Monday, May 25, 2009

Wayward sheep and recurring subjects

click photo to enlarge
If you keep sheep you have to work hard to make sure you keep them. The saying "just like sheep" refers to their habit of following, one behind the other, in a strung out line, as they move from one place to another. This behaviour can be turned against sheep by their owners. A farmer, wishing to move the animals from one field to another, merely has to get one of the lead sheep through the gate, and the others will fall over themselves in the rush follow. But it's an animal behaviour can also work against their owner too. An individual sheep, making the chance discovery of a way through a hedge, over a drystone wall, or through an inadvertently left-open gate, can precipitate a mass exodus as the rest of the flock follow the pathfinder's example.

Yesterday I came upon this fence extending a field boundary into the depths of Rutland Water reservoir. Like all such expanses of water, this one rises and falls with the rainfall and the demands of the population it serves. When the water is low the sheep can trot out on to the mud and move round the end of the field boundaries that run down to the reservoir's edge. Consequently fence extensions of this sort are necessary to keep them in the required place. The graphic shape that such a structure makes against the water has caught my eye before on the edge of Derwent Water in the Lake District. So why try for such an image again you might ask? Well, I think photographing the same subject in different locations and different ways, over time, is helpful in developing one's photography. If a subject is good, it's a satisfying challenge to work on different interpretations. I was going to present this shot in colour as I did with the previous fence (look carefully, it is!), but black and white made more of the silhouette, shadows and reflection so that's how it ended up.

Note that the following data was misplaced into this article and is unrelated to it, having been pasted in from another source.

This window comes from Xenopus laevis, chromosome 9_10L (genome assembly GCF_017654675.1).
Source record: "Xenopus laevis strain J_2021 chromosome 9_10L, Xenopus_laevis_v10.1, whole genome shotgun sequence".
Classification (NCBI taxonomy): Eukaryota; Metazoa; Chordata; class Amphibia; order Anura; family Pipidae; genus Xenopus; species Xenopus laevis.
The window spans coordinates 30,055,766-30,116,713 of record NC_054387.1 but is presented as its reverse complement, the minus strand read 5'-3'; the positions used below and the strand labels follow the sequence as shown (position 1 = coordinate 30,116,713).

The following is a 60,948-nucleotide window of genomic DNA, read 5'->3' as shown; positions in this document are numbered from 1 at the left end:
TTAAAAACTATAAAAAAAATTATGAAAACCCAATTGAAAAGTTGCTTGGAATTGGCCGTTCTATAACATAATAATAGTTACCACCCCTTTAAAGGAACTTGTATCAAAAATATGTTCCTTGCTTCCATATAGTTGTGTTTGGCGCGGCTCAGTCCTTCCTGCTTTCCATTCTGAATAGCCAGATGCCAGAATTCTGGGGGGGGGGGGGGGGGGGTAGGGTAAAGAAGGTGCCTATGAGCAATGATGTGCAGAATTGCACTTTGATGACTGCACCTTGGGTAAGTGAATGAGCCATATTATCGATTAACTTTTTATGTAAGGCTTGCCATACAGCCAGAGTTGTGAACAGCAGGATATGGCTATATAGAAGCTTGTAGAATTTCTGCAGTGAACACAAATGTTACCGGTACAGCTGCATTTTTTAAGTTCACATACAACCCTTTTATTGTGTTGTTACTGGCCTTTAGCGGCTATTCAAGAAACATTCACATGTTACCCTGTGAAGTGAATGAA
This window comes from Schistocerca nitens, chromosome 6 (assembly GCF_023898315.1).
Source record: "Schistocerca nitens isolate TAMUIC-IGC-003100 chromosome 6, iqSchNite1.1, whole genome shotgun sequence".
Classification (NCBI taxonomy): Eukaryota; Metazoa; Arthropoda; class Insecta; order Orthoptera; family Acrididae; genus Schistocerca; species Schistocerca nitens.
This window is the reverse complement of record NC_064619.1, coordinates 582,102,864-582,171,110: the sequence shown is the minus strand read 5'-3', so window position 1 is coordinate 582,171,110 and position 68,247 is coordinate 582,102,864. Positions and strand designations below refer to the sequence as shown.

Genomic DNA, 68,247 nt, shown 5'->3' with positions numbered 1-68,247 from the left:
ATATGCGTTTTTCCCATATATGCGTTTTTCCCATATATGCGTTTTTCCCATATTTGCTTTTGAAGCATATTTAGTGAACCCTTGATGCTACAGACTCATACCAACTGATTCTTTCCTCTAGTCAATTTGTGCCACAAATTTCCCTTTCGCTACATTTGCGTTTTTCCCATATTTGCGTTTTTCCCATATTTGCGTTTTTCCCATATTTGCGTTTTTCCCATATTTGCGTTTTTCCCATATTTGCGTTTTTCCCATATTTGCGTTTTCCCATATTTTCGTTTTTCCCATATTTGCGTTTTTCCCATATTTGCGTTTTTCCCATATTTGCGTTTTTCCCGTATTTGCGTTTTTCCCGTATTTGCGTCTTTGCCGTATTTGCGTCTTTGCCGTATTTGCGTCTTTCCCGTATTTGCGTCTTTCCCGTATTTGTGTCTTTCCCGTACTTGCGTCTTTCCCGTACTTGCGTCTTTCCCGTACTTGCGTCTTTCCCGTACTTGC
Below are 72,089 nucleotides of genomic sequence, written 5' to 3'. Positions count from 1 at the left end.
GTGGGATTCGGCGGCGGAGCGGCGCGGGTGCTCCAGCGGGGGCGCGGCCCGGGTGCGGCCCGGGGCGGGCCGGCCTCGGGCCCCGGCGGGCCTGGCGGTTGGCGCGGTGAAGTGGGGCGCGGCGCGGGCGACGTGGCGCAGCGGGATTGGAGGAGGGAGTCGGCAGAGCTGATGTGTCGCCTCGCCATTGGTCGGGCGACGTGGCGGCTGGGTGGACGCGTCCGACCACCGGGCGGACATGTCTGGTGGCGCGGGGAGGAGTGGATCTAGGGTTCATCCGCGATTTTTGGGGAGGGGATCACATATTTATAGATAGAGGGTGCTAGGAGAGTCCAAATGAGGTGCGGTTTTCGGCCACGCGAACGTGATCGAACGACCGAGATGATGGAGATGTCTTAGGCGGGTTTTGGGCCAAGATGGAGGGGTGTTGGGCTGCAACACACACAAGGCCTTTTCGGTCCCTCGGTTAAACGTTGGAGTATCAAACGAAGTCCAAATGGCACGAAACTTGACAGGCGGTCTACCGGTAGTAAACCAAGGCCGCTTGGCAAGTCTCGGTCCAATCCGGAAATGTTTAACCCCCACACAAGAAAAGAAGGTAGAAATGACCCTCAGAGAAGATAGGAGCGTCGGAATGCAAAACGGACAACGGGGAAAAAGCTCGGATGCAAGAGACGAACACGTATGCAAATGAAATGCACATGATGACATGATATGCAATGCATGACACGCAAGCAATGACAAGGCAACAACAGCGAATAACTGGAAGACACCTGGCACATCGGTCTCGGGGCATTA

photograph & text (c) T. Boughen

Camera: Olympus E510
Mode: Aperture Priority
Focal Length: 22mm (44mm/35mm equiv.)
F No: f7.1
Shutter Speed: 1/400 seconds
ISO: 100
Exposure Compensation: -0.7 EV
Image Stabilisation: On